In this study of Medicare patients, researchers from the University of Michigan, Ann Arbor, find that loneliness is associated with an increased risk of death at 30 days after nonelective surgery.
Of 4,453 patients in the analysis, 623 (14%) had nonelective surgery. The mean loneliness score was 1.5. Unadjusted 30-day mortality was 1.8%—36 of 3,830 (0.9%) patients in the elective surgery group and 46 of 623 (7.4%) in the nonelective group died.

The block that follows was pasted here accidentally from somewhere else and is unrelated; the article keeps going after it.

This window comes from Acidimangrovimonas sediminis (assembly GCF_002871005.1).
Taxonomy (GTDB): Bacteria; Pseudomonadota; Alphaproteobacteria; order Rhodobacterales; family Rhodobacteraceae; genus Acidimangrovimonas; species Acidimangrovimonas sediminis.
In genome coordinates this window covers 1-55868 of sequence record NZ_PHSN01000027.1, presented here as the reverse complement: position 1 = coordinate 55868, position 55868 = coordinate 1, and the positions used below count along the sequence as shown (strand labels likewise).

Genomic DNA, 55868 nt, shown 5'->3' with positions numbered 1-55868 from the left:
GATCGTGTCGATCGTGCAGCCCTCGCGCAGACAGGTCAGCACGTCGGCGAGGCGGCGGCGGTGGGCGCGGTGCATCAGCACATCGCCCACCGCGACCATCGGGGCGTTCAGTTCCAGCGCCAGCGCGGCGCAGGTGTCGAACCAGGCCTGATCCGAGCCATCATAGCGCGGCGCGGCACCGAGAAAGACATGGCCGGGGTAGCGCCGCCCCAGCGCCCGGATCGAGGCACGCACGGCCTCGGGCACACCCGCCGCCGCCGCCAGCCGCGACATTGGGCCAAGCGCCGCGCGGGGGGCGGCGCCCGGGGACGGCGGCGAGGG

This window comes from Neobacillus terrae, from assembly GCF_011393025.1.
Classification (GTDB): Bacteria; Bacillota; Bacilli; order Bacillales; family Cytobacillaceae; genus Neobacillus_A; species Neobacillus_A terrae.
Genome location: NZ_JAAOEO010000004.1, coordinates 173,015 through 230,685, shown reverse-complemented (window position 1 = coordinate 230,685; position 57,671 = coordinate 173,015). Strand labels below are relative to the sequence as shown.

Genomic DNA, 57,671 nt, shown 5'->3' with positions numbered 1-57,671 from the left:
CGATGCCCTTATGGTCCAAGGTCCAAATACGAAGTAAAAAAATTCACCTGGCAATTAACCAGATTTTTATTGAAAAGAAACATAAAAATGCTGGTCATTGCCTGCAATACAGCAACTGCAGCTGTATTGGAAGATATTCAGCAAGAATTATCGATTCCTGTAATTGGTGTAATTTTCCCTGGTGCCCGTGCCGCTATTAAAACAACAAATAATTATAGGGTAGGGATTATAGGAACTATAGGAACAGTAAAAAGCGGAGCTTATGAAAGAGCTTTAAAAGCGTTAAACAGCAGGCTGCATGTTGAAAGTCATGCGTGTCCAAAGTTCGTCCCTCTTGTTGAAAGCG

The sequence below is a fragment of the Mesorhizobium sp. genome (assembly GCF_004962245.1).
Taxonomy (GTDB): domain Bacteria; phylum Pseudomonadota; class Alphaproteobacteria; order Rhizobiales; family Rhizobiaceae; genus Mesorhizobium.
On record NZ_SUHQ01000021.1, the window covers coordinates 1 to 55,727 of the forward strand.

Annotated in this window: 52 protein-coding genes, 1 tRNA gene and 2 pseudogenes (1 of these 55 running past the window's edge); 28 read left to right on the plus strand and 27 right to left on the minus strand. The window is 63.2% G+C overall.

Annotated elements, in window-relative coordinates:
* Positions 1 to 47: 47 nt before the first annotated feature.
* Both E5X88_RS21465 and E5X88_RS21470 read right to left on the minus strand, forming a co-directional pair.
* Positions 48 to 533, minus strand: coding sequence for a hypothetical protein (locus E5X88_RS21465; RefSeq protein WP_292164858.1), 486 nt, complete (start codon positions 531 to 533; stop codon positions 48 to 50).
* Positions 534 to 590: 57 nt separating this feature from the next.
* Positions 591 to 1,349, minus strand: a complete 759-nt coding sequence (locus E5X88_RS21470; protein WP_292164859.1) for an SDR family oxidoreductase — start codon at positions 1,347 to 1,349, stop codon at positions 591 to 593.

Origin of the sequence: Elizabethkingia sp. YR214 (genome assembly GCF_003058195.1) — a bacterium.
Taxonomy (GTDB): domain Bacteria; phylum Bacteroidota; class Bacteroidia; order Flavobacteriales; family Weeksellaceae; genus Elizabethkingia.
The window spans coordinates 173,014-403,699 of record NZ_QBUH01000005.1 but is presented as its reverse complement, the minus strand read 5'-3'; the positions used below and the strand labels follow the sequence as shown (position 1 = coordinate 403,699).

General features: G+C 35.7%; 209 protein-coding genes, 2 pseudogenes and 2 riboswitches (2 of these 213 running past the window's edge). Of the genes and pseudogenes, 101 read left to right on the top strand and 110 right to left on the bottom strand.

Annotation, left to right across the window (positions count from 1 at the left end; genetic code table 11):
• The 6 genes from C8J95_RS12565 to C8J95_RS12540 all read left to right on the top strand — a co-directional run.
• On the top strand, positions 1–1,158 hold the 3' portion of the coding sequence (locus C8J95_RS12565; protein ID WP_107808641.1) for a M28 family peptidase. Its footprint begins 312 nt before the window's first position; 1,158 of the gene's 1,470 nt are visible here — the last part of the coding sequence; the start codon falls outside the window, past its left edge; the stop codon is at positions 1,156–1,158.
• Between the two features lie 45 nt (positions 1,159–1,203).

Loneliness was not linked to 30-day mortality in elective surgery patients (Odds Ratio [OR] 0.46). However, in patients having nonelective surgery, loneliness was associated with higher odds of death at 30 days (OR 1.76). This means the odds of death increased by 76% for every point of increase in the loneliness score.
The researchers say the findings suggest that loneliness may be an important social determinant of postoperative outcomes, particularly in those having nonelective procedures.Read More >>